51 Days of Disney (Day 33): Pocahontas

Beauty and the Beast was the first animated film to be nominated for Best Picture, they thought that their first stab at historical fiction would win the highly coveted award. Oh how wrong they were.

A ship led by Governor Ratcliffe (David Ogden Stiers) and Captain John Smith (Mel Gibson) is set to leave England for the new world of America in search of gold and a place to help expand the British Empire. The ship is hit by a storm, and a young sailor named Thomas (Christian Bale, seriously, Batman is in Pocahontas) falls overboard, but is saved by Smith. The film then shifts to the Powhatan tribe of Native Americans where the warriors of the tribe return from a battle against an enemy tribe. Chief Powhatan tries to marry his daughter, Pocahontas, to his lead warrior, Kocoum. Powhatan finds out about the Englishmen and decrees that everyone in the village should stay away from them, but Pocahontas’ curiosity gets the better of her and she runs into Smith. The two become fast friends and teach each other about their world, but hostilities start growing between the two groups and the powder keg explodes when Kocoum is killed by Thomas. The Powhatans and English go to war and it is up to Pocahontas to stop the bloodshed.

One of the major problems with Pocahontas is the rehashing of some themes from previous Disney films and the somewhat weak story. The insistence of staying away from the other world is from the Little Mermaid, as is the fear of the relatively unknown other world. The story is also a bit of a mess. The insanely stupid plot element of the magic wind that allows John Smith and Pocahontas to be able to speak to each other is something that always brings me out of the movie for that scene. It just doesn’t make any sense, even within a movie that has a magic, talking tree. Ratcliffe doesn’t really have the motivation to be as maniacally evil, he is power hungry to a point where it almost becomes comical. I’m honestly surprised that his ultimate goal isn’t to TAKE OVER THE WORLD. There isn’t really enough motivation for the Englishmen to want to go to war with the Powhatans either, the Native Americans don’t even attack the English camp until they are provoked. The idea that Pocahontas can suddenly end the hostilities between the two groups is also rather naive.

The music is the one of the best parts of Pocahontas. The score was written by Alan Menken and the songs were done by Stephen Schwartz. Menken’s score is fantastic as usual, and got him another Academy Award for Best Original Score. The most amusing song in the film is definitely “Mine, Mine, Mine” but the best one is “Colors of the Wind” (which went on to win Best Original Song). The extended edition of the film that is found on the 10th Anniversary DVD release added a new song to the film, but the song is rather forgettable despite the surprisingly meaningfulness of the lyrics and the subtle beauty of the scene, which is really a shame. I blame Mel Gibson for this one, as his singing just isn’t very good. The montage near the end of the segment also feels very cheap, considering that new animation was actually done for the scene.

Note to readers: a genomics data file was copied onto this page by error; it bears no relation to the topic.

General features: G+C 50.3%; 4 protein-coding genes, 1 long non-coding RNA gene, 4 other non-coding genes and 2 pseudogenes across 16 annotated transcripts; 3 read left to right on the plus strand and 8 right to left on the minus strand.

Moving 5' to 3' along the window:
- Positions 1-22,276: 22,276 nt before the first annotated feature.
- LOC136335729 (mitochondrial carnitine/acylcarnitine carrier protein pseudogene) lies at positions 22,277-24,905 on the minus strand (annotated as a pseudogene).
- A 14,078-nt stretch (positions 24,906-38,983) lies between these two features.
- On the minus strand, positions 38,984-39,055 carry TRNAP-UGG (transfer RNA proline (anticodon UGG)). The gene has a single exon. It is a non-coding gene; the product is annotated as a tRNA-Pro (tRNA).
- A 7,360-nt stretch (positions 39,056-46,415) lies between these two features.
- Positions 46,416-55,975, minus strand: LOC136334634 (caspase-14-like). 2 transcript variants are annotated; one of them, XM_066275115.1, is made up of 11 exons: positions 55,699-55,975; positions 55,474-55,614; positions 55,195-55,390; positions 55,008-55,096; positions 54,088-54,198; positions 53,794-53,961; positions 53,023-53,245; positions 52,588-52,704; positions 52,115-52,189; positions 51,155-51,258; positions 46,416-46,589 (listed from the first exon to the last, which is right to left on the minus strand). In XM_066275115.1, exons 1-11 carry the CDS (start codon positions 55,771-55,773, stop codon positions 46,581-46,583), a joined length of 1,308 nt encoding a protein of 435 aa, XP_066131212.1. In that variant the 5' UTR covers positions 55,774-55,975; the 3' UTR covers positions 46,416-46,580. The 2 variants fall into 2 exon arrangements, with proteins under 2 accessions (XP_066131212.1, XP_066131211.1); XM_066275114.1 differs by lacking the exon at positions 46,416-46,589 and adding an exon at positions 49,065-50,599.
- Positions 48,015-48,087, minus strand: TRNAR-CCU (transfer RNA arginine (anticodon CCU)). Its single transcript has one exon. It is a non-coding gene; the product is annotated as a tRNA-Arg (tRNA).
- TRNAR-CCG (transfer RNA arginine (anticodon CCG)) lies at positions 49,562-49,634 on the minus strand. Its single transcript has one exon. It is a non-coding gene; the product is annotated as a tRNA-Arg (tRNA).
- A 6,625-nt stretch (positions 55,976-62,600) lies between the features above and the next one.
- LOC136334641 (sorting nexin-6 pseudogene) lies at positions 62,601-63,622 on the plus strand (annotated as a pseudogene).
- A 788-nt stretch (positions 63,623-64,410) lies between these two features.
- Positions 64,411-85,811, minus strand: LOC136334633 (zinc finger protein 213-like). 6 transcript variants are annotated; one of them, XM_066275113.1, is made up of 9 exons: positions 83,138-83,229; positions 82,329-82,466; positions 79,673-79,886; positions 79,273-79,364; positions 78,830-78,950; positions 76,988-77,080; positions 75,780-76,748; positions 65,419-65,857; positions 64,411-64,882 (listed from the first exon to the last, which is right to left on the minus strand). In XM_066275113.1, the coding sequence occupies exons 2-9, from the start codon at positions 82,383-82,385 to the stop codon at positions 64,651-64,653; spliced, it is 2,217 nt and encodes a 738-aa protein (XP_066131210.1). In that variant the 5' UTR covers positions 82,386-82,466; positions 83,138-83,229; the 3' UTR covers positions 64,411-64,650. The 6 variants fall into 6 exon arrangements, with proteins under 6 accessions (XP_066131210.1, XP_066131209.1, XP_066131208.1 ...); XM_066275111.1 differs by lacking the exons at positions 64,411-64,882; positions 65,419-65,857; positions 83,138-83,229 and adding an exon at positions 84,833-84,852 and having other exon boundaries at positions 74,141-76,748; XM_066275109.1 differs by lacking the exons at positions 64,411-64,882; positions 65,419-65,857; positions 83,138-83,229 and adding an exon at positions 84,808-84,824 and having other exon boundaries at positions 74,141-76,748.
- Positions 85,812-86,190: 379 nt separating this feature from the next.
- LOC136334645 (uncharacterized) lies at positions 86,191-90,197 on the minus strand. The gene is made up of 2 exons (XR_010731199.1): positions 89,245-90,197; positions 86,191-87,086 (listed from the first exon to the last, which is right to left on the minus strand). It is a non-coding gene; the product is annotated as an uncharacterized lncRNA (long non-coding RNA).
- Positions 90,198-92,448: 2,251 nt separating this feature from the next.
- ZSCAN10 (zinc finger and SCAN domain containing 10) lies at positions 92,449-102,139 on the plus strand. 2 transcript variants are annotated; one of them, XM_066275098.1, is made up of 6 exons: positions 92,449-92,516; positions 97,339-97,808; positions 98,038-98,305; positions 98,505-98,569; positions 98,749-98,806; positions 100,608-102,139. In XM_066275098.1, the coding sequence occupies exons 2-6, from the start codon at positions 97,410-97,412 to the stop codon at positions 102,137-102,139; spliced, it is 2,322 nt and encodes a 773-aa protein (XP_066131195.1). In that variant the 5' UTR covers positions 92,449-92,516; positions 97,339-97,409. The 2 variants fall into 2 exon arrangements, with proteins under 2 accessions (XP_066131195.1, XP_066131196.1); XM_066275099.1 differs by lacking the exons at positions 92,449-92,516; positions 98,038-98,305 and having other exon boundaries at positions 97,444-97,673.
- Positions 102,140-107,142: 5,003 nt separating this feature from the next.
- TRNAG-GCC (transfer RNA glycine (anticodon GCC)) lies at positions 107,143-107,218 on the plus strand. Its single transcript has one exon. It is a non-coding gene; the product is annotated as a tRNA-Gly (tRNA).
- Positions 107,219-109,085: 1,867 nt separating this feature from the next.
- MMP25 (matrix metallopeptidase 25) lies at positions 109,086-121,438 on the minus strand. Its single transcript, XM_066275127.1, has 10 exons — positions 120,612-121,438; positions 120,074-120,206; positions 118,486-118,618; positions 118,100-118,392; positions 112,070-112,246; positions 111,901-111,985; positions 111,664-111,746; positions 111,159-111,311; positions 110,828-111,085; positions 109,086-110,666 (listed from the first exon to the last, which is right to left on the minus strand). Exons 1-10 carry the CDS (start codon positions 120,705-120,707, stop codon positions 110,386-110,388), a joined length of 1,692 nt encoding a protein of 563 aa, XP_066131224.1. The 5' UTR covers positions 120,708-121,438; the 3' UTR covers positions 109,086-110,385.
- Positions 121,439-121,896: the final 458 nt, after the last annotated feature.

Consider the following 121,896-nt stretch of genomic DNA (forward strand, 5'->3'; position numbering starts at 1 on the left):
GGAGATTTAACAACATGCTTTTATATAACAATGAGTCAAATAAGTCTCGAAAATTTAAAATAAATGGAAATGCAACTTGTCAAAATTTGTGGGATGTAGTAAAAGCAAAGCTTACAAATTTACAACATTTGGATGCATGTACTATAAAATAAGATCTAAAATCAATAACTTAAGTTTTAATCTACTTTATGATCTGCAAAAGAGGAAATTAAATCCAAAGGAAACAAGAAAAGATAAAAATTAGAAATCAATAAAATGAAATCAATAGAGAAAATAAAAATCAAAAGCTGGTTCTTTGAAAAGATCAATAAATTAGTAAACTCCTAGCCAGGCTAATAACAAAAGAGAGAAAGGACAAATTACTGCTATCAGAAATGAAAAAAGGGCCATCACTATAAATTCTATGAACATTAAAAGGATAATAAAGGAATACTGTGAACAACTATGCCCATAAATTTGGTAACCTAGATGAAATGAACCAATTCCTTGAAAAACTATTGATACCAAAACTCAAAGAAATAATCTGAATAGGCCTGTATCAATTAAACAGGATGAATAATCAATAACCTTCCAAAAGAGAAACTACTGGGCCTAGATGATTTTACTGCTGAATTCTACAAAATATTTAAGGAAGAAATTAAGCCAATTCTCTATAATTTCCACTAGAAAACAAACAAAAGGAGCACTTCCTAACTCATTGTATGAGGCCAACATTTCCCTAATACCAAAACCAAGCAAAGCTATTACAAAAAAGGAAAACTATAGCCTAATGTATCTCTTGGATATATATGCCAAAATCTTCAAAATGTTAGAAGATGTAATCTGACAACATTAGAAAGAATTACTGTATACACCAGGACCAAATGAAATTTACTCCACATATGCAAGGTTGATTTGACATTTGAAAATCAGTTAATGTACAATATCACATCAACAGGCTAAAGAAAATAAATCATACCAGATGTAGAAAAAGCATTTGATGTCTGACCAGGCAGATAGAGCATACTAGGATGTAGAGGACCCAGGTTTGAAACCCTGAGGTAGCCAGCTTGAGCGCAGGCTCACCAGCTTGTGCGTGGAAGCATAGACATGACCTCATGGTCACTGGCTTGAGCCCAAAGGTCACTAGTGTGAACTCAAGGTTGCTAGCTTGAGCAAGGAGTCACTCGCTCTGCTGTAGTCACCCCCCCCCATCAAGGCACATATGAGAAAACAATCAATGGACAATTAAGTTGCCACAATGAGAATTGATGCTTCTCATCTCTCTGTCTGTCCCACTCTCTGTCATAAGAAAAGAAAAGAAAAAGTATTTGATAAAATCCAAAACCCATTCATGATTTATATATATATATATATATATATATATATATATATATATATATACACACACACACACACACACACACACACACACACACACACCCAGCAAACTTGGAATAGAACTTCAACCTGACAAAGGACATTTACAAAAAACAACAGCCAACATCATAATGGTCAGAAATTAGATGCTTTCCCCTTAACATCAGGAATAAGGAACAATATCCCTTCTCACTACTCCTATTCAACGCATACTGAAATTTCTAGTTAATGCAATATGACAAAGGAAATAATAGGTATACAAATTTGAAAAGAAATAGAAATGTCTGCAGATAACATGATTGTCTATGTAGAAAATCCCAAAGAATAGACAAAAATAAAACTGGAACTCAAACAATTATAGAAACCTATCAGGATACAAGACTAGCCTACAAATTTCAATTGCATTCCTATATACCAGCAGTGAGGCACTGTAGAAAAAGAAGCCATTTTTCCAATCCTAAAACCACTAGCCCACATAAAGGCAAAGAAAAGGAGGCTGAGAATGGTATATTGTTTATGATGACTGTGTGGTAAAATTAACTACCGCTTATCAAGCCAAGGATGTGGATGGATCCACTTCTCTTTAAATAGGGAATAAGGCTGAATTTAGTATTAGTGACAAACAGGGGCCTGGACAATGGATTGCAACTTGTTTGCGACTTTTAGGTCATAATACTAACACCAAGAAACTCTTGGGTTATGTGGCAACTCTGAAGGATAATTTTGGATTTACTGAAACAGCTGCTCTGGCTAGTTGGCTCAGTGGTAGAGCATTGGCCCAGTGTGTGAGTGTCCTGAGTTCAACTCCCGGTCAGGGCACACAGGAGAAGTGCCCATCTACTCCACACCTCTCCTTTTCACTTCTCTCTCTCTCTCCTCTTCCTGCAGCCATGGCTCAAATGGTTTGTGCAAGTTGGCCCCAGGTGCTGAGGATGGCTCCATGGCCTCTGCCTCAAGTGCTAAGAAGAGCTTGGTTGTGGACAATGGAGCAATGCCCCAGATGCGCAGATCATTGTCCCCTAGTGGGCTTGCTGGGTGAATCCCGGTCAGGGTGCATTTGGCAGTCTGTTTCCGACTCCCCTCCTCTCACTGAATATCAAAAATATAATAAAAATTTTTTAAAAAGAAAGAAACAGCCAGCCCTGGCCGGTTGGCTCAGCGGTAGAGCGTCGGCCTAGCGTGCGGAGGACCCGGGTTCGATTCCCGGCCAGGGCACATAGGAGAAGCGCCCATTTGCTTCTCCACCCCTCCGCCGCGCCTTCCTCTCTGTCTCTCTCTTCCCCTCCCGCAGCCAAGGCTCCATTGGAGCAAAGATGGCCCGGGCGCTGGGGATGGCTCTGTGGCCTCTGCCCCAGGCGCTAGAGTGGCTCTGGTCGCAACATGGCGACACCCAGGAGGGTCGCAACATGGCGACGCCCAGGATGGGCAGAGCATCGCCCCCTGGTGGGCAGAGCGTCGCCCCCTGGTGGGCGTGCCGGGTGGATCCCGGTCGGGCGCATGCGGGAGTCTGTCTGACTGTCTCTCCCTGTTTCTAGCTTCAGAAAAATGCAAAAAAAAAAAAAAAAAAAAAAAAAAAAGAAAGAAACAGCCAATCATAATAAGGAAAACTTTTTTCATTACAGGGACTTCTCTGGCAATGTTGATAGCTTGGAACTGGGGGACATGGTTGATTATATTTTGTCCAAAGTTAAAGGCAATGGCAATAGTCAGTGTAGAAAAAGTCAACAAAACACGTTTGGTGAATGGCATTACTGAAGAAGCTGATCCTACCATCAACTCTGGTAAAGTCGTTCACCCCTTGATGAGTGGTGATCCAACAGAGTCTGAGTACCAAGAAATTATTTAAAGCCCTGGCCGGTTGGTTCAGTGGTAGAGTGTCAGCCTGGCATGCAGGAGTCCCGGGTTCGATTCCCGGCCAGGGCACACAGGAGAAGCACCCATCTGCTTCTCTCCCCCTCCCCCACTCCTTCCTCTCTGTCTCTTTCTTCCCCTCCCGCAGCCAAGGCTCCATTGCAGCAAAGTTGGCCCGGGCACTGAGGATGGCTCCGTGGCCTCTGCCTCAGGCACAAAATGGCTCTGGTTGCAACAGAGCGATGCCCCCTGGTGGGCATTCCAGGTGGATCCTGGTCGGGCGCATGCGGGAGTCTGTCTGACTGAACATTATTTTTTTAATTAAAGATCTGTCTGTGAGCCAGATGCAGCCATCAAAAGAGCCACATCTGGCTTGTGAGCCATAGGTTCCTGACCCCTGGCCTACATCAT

What really sets Pocahontas apart from other Disney films is the incredibly angular art style. Some connections can be drawn between the style of Pocahontas and the style of Sleeping Beauty. The style of the movie is both highly realistic and heavily stylized, which sounds like a major contradiction, but it really isn’t. The film looks fantastic with it’s varied and vibrant colors, with the “Colors of the Wind” segment looking the absolute best with it’s surprisingly minimal backgrounds, but very strong color coordination that helps cement the symbolism of the scene. The colors are honestly what I remember the most about Pocahontas. The film uses colors to represent very specific feelings in the film, blue is always used to symbolize love and red is hate, and these choices are used to great effect at the end of the film. The “Savages” segment has the best use of color in the film and really adds to the intense feelings between the tribe and the Englishmen.

Numerous animators at the studio wanted to work on Pocahontas instead of the Lion King as they thought it would be the film to win the Best Picture Oscar. Glen Keane passed over working on the Lion King in order to be the supervising animator of Pocahontas, and it really shows. Keane is a master of animation, and the movements of Pocahontas are so fluid and almost effortless that it really shows off Keane’s skills. He took what he learned from animating Ariel and took it to a whole other level. Pocahontas is an older and much more proud character than Ariel and it really shows in both her design and her animation. She moves in a much more mature manner than Ariel and holds herself very differently.

One little item of note, Pocahontas had the largest outdoor premier of a movie in history. The premier was held in Central Park and featured 4 8-story high screens built for the event.

Pocahontas is a beautiful and incredibly well designed film with fantastic music, but the mediocre story makes it into a merely passable entry of the Disney canon and it the weakest film in the Disney Renaissance.

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